Common compulsive behaviours associated with OCD include things like frequent handwashing, counting, ordering, or repeating words or phrases. However, compulsions are not limited to these behaviours specifically – they can be much more broad. 

Signs and symptoms

It can be more difficult to identify compulsive behaviours in some cases than in others. Some of the ways you can identify a compulsive behaviour is by thinking about the presence of the following actions, feelings or behaviours:

  • Finding it difficult to avoid thinking about compulsive behaviour 
  • Spending lots of time each day thinking about compulsive behaviour 
  • Compulsions do not bring pleasure  but instead bring relief 
  • Compulsions are taking over the ability to engage with daily life 
  • Avoiding certain situations when it may not be possible to engage in compulsive behaviour 
  • Spending time alone (or at home) in order to engage with compulsive behaviour
  • Spending more time thinking about or engaging with a compulsion when more stressed or anxious 

The psychology of compulsive behaviour

 

The American Psychological Association explain that a compulsion is:

‘a type of behaviour […] or a mental act […] engaged in to reduce anxiety or distress. Typically, the individual feels driven or compelled to perform a compulsion to reduce the distress associated with an obsession or to prevent a dreaded event or situation.’ The APA also states that compulsion does not always provide pleasure – rather, it acts to ‘neutralise’ difficult thoughts, feelings or distress. This means that compulsive behaviours may be more likely to be experienced by individuals dealing with chronic stress – either due to a life event or because of a mental health condition. These types of behaviours may be particularly linked with:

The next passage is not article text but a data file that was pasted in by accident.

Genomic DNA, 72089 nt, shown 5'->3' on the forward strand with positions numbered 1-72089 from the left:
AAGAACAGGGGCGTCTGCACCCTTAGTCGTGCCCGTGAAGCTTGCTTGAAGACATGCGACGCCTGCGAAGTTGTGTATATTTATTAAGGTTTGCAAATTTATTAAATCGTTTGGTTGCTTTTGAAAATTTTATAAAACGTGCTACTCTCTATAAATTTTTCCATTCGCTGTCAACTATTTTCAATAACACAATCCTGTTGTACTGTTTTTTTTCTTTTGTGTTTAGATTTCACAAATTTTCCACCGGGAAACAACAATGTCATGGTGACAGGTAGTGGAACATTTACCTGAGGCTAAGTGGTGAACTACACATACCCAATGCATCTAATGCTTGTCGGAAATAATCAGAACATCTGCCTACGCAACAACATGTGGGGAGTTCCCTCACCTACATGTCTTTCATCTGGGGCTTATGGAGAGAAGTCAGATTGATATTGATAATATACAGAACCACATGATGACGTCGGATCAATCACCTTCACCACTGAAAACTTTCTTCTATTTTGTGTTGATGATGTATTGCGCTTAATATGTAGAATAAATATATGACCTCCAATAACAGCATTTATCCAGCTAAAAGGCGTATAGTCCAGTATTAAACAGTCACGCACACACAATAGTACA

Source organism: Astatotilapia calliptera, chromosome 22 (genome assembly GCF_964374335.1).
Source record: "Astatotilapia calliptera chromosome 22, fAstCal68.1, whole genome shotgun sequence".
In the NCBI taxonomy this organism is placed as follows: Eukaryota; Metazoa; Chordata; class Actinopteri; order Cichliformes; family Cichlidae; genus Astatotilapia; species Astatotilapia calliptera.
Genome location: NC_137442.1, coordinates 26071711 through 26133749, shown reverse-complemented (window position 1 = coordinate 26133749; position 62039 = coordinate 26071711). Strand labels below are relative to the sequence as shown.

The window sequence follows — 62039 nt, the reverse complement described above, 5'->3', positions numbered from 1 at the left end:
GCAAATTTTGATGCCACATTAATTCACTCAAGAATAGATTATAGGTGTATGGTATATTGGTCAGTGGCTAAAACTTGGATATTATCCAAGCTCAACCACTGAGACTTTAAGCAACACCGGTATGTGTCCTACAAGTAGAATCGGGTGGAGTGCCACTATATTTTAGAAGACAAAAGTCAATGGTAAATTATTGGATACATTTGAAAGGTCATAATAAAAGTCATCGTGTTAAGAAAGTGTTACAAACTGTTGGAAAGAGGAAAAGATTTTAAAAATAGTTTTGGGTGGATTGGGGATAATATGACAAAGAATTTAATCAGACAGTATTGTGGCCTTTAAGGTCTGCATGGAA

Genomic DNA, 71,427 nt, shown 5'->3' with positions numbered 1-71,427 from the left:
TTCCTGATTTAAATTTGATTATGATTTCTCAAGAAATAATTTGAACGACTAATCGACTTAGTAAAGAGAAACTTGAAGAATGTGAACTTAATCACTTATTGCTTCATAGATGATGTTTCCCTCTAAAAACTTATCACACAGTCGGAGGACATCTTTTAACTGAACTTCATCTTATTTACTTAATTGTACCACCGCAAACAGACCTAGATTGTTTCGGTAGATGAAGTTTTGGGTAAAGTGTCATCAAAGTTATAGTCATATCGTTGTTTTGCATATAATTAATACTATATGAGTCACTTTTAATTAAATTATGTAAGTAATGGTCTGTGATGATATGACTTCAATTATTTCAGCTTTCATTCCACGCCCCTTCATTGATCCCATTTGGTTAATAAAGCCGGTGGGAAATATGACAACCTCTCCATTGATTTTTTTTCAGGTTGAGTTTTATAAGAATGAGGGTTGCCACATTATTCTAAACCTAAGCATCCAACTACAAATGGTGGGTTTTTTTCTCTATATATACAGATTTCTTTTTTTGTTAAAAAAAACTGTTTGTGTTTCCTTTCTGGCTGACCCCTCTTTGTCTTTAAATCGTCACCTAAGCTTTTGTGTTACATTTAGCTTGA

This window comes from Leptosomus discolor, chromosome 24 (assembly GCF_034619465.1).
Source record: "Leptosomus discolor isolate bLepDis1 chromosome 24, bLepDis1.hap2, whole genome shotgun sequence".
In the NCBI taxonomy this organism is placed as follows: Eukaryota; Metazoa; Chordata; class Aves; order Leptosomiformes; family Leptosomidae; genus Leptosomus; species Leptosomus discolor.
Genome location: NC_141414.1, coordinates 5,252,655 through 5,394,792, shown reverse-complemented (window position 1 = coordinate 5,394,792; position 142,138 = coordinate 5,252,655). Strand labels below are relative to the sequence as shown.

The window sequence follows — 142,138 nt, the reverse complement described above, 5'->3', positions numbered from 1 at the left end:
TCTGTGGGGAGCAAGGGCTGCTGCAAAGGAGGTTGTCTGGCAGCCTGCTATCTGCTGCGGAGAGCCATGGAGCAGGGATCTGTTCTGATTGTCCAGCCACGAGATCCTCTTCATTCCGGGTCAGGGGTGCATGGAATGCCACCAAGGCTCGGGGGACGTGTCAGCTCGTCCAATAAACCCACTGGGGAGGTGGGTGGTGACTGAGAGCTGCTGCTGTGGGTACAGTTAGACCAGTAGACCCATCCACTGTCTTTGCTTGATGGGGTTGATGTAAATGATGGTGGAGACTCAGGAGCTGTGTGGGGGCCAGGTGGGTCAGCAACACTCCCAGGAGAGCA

• Anxiety 
  • Panic disorder 
  • Depression 

They can also be commonly experienced by autistic individuals. 

Clinicians have indicated that risk factors for the development of compulsive behaviours include:

  • Genetics (having a close family member with OCD)
  • Individuals with a more reserved temperament 
  • Individuals with a tendency towards low mood 
  • Individuals with an experience of childhood trauma 

Some psychologists theorise that compulsive behaviours can develop as a result of an unconscious perceived lack of control, explaining that this lack can lead to anxiety and hopelessness, with the behaviour appearing as a potential tool for regaining agency. [12] However, the reasons underlying compulsive behaviours are complex and plural. The catalyst for such experiences is very individual and will change from person to person.

Compulsive behaviour and addiction: What’s the link?